64-bit systems started to be slowly rolled out in personal computers back in 2003, but it's only recently that they've become a serious alternative for the average user. A 64-bit architecture implies more processing power and faster rendering times, but also requires a bit of adaptation - which includes updating your software with new versions adapted to the new system. But how do you know if your computer is a 32 or a 64-bit system? There's an easy way to find out:
If you're using Windows XP
Right click the My Computer icon on your desktop and select Properties. If your system is 32-bit, you'll see something in the lines of "Windows XP Professional Version [year]" under System. If your system is 64-bit, you'll see something like this image:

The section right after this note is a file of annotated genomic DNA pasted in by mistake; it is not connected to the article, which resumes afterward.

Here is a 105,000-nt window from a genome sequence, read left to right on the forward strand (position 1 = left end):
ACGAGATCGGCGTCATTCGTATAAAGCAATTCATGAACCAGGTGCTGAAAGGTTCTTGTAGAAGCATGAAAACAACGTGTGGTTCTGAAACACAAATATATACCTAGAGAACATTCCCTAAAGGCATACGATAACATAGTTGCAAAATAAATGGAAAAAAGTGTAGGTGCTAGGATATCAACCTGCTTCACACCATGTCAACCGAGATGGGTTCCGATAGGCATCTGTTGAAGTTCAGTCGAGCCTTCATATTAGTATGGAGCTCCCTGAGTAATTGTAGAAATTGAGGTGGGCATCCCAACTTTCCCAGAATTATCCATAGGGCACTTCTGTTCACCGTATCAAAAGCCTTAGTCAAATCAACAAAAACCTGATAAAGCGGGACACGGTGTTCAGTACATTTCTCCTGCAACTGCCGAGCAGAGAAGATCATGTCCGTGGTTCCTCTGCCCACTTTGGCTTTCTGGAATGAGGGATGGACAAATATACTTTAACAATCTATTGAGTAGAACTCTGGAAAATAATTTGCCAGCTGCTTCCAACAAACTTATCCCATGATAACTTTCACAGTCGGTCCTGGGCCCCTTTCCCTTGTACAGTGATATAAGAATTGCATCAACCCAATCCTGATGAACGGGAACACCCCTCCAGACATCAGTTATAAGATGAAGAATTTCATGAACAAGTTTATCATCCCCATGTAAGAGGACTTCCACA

If you're using Windows Vista
Same as before: right click the My Computer icon and go to Properties. Alternatively, you can also go to the Control Panel and select System there. In any case, you'll end up with a system summary like this one, where you'll see which system type you have:
If you're using Windows 7
This is almost the same as Windows Vista. Click the My Computer icon, select Properties and you'll get a very similar window to the one before, with all the relevant information about your system - including the 32 or 64-bit detail.